Renee Weathered showed up to Jack Davis Park on Tuesday night, not knowing exactly what to expect.
Her lucky cane in hand – she swears it once saved her from a bullet – the 52-year-old looked at her grandson across the grass.
“I want him to see that cops and regular people can hang out without any problems.”
These days, that seems like a tall order, especially in low-income, often crime-plagued neighborhoods like the ones near Martin Luther King Jr. Boulevard in south Sacramento.
Sign Up and Save
Get six months of free digital access to The Sacramento Bee
And yet, cops continue to try.
Tuesday was National Night Out, the night each year when police officers, sheriff’s deputies and probation officers gather, smiles on their faces, in neighborhoods in cities across the country.
They share hot dogs. They give away bicycles. They dance. They watch kids play ball who might otherwise be wary of being so close to people carrying badges, guns and handcuffs, although, as Weathered pointed out looking around the park, “There ain’t no crooks here.”
On National Night Out, cops get to show they’re human. That always has been critical for building trust with the communities they serve, but it’s even more critical now with the wave of national unrest over the questionable treatment of people of color by police.
On National Night Out, cops show they’re human. That always has been critical for building trust with the communities they serve, but it’s even more critical now.
This Sunday is the anniversary of the fatal shooting of black teen Michael Brown by white Ferguson, Mo., police Officer Darren Wilson. That racially charged incident set off days of violent protests in Missouri and across the nation.
Since then, it seems not a month has gone by without another video surfacing of another person being shot, dragged, handcuffed or beaten.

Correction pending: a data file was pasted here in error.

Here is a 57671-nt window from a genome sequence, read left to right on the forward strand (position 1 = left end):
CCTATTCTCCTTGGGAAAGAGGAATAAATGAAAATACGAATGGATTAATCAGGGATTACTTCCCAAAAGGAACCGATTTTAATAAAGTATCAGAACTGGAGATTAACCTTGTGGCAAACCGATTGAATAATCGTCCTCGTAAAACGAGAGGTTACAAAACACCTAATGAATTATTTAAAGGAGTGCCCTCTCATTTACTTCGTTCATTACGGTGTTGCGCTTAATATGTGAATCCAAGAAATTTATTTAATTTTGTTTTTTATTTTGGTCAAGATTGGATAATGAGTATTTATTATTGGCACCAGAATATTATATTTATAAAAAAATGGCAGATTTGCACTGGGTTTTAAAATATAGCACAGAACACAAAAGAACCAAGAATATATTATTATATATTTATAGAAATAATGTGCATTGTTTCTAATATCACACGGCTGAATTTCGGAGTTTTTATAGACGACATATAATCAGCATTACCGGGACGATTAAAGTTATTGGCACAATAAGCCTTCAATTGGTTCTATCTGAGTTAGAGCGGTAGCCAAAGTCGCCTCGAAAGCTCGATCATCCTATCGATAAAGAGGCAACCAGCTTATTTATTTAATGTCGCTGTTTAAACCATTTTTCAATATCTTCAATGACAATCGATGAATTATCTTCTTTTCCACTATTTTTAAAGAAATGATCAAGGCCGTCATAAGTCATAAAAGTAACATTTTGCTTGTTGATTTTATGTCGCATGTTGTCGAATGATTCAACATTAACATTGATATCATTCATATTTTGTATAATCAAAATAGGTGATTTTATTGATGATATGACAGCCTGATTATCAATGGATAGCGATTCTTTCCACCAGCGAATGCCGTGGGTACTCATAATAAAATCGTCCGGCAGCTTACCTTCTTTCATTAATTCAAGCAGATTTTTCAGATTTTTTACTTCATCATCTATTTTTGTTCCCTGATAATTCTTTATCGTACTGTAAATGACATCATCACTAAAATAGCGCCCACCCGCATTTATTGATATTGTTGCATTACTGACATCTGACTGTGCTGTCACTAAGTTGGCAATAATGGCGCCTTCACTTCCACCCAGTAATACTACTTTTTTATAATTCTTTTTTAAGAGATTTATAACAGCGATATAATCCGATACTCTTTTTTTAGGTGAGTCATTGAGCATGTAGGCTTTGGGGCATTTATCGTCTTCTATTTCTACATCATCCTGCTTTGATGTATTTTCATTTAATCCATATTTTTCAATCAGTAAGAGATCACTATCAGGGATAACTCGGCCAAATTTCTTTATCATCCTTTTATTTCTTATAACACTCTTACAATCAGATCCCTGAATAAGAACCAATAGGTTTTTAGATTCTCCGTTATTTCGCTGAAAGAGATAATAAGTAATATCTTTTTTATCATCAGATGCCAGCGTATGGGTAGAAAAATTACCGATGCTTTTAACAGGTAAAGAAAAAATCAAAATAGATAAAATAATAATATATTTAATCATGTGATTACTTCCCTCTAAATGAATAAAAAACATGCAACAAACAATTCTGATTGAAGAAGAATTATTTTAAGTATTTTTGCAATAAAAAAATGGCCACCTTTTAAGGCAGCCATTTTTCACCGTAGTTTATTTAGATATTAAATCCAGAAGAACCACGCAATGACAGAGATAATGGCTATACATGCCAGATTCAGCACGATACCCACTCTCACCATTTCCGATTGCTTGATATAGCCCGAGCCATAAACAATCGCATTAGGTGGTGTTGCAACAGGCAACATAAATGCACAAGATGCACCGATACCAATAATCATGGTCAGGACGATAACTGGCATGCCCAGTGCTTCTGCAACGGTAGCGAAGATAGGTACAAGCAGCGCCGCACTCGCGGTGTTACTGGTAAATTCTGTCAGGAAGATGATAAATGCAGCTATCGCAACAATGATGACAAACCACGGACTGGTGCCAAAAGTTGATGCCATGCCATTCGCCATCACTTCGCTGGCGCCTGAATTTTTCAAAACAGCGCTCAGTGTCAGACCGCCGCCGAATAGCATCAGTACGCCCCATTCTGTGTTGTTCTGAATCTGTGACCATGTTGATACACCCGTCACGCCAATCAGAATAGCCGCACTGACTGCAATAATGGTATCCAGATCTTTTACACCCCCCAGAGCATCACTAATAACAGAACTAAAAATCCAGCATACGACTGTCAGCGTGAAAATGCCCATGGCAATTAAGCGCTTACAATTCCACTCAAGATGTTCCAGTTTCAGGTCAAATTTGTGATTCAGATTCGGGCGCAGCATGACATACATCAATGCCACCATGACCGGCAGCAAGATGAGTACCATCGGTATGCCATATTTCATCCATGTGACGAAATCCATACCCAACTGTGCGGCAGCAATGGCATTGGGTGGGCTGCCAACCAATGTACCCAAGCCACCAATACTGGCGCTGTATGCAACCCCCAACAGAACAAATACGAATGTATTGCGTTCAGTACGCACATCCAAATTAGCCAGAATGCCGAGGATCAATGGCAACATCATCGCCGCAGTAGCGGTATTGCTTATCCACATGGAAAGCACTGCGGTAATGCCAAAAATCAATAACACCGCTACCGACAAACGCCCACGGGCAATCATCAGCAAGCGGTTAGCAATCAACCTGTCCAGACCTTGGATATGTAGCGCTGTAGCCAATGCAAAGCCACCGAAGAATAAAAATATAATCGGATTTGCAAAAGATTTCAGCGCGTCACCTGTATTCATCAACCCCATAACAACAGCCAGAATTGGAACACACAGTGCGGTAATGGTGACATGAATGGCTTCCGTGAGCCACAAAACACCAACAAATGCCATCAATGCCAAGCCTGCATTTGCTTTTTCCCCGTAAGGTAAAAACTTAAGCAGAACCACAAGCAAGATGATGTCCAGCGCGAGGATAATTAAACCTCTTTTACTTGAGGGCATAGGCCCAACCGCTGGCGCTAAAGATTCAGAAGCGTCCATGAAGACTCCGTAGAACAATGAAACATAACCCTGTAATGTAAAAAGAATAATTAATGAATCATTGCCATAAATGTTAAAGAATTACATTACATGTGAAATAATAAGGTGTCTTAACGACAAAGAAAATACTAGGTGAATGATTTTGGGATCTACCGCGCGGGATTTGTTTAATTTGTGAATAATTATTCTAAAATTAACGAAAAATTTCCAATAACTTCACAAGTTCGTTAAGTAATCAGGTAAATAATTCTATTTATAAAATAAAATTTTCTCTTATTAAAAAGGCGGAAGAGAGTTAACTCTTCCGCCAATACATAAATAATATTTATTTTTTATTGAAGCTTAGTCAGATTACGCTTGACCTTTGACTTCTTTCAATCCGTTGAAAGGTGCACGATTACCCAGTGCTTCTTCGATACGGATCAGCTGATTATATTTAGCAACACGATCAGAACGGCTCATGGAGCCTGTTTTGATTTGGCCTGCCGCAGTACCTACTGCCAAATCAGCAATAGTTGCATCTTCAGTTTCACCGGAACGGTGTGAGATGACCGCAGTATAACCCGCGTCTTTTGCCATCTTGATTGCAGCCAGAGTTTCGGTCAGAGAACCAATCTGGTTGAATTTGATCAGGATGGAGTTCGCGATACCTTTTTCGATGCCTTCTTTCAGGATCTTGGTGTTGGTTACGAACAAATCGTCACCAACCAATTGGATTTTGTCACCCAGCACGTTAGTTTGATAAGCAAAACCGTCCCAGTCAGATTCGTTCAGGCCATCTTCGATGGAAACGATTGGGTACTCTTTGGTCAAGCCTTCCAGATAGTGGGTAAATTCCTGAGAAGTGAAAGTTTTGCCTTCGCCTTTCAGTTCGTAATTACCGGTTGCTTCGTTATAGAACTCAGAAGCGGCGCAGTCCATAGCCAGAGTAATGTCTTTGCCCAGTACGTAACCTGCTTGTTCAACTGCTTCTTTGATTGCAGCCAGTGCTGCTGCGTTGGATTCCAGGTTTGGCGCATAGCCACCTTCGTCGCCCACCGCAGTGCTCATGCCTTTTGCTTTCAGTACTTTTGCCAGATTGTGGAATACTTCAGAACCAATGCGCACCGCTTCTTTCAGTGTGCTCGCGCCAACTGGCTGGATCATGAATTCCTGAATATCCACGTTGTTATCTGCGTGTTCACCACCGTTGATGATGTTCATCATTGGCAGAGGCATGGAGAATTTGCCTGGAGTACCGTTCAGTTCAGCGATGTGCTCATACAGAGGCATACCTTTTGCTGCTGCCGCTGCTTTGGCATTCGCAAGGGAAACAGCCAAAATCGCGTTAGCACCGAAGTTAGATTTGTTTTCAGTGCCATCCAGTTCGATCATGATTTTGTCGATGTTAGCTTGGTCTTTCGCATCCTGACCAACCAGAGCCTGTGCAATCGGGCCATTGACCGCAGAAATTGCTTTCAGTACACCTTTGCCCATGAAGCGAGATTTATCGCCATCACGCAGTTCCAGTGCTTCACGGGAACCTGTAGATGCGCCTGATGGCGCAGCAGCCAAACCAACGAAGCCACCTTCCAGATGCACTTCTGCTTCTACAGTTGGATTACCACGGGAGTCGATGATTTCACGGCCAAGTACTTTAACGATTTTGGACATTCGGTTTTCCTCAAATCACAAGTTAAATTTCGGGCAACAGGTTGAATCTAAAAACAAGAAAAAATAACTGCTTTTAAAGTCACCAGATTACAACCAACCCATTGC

Some of those videos have merit. Some don’t. Unfortunately, the public doesn’t seem to care.
Now we have the martyrs of Eric Garner, Tamir Rice, Walter Scott, Freddie Gray, Samuel DuBose and Sandra Bland. We have police officers wearing body cameras and smartphone apps that automatically upload videos of an arrest to the Web.
Tensions between police and citizens haven’t been this high in years. Certainly not in my lifetime, with the possible exception of the Rodney King riots in 1992 when I was a teenager.
Even in Sacramento, the cops get grief. Weathered, who calls herself the “neighborhood snoop” and says she has a good working relationship with the police, readily admits most of her neighbors don’t trust the cops.
I couldn’t help but think of that when, on my drive back to midtown along Martin Luther King Jr. Boulevard, I spotted a young man, his trunk ajar, next to a police car. I wondered what he was thinking. Probably nothing good about the police.
That’s why events like National Night Out are so important. It might be only one night a year, but it is proof that cops and regular people can hang out together without problems.